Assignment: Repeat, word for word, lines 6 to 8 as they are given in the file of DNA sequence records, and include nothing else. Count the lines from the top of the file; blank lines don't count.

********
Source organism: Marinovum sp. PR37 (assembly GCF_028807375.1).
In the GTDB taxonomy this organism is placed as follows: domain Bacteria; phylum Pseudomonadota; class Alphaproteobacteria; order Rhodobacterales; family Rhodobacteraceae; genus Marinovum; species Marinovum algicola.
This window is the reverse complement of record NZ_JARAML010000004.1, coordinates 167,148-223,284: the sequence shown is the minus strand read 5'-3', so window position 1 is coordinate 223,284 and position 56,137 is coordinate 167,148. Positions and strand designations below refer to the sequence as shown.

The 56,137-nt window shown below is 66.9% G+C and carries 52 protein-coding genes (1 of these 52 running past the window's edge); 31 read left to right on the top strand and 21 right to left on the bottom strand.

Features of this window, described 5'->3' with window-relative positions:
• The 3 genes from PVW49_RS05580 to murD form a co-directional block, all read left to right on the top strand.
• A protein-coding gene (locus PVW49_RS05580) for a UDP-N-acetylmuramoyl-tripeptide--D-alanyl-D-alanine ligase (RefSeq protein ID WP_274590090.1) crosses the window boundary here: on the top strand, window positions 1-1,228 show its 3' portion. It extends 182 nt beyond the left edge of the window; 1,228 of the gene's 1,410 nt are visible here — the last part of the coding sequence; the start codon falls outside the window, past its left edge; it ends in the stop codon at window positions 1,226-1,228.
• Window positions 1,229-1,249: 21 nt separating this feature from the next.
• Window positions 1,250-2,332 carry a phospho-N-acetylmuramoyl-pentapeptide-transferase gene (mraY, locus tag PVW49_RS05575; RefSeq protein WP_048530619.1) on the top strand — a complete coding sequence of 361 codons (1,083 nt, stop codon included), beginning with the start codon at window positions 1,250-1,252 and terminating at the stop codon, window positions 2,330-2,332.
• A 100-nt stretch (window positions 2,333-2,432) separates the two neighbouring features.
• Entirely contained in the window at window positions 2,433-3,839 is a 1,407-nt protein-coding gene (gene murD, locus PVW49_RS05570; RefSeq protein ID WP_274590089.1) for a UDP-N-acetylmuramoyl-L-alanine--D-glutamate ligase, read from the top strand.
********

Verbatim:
• The 3 genes from PVW49_RS05580 to murD form a co-directional block, all read left to right on the top strand.
• A protein-coding gene (locus PVW49_RS05580) for a UDP-N-acetylmuramoyl-tripeptide--D-alanyl-D-alanine ligase (RefSeq protein ID WP_274590090.1) crosses the window boundary here: on the top strand, window positions 1-1,228 show its 3' portion. It extends 182 nt beyond the left edge of the window; 1,228 of the gene's 1,410 nt are visible here — the last part of the coding sequence; the start codon falls outside the window, past its left edge; it ends in the stop codon at window positions 1,226-1,228.
• Window positions 1,229-1,249: 21 nt separating this feature from the next.